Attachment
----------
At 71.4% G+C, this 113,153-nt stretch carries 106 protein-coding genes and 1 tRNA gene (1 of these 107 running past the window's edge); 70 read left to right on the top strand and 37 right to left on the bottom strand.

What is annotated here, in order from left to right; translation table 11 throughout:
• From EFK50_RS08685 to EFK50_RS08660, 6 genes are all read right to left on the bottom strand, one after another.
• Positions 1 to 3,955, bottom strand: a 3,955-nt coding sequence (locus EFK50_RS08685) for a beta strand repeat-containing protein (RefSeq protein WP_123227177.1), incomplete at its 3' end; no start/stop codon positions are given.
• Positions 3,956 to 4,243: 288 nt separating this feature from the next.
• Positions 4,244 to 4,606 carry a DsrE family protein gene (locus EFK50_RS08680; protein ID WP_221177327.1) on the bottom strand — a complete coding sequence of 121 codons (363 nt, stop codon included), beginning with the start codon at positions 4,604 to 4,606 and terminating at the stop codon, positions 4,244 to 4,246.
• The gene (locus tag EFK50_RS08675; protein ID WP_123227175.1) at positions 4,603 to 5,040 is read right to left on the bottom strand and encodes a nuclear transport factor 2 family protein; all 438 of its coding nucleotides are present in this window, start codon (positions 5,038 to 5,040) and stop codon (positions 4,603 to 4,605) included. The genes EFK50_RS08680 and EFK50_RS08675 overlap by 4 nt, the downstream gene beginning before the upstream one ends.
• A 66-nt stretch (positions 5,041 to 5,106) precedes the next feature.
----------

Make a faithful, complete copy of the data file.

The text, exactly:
At 71.4% G+C, this 113,153-nt stretch carries 106 protein-coding genes and 1 tRNA gene (1 of these 107 running past the window's edge); 70 read left to right on the top strand and 37 right to left on the bottom strand.

What is annotated here, in order from left to right; translation table 11 throughout:
• From EFK50_RS08685 to EFK50_RS08660, 6 genes are all read right to left on the bottom strand, one after another.
• Positions 1 to 3,955, bottom strand: a 3,955-nt coding sequence (locus EFK50_RS08685) for a beta strand repeat-containing protein (RefSeq protein WP_123227177.1), incomplete at its 3' end; no start/stop codon positions are given.
• Positions 3,956 to 4,243: 288 nt separating this feature from the next.
• Positions 4,244 to 4,606 carry a DsrE family protein gene (locus EFK50_RS08680; protein ID WP_221177327.1) on the bottom strand — a complete coding sequence of 121 codons (363 nt, stop codon included), beginning with the start codon at positions 4,604 to 4,606 and terminating at the stop codon, positions 4,244 to 4,246.
• The gene (locus tag EFK50_RS08675; protein ID WP_123227175.1) at positions 4,603 to 5,040 is read right to left on the bottom strand and encodes a nuclear transport factor 2 family protein; all 438 of its coding nucleotides are present in this window, start codon (positions 5,038 to 5,040) and stop codon (positions 4,603 to 4,605) included. The genes EFK50_RS08680 and EFK50_RS08675 overlap by 4 nt, the downstream gene beginning before the upstream one ends.
• A 66-nt stretch (positions 5,041 to 5,106) precedes the next feature.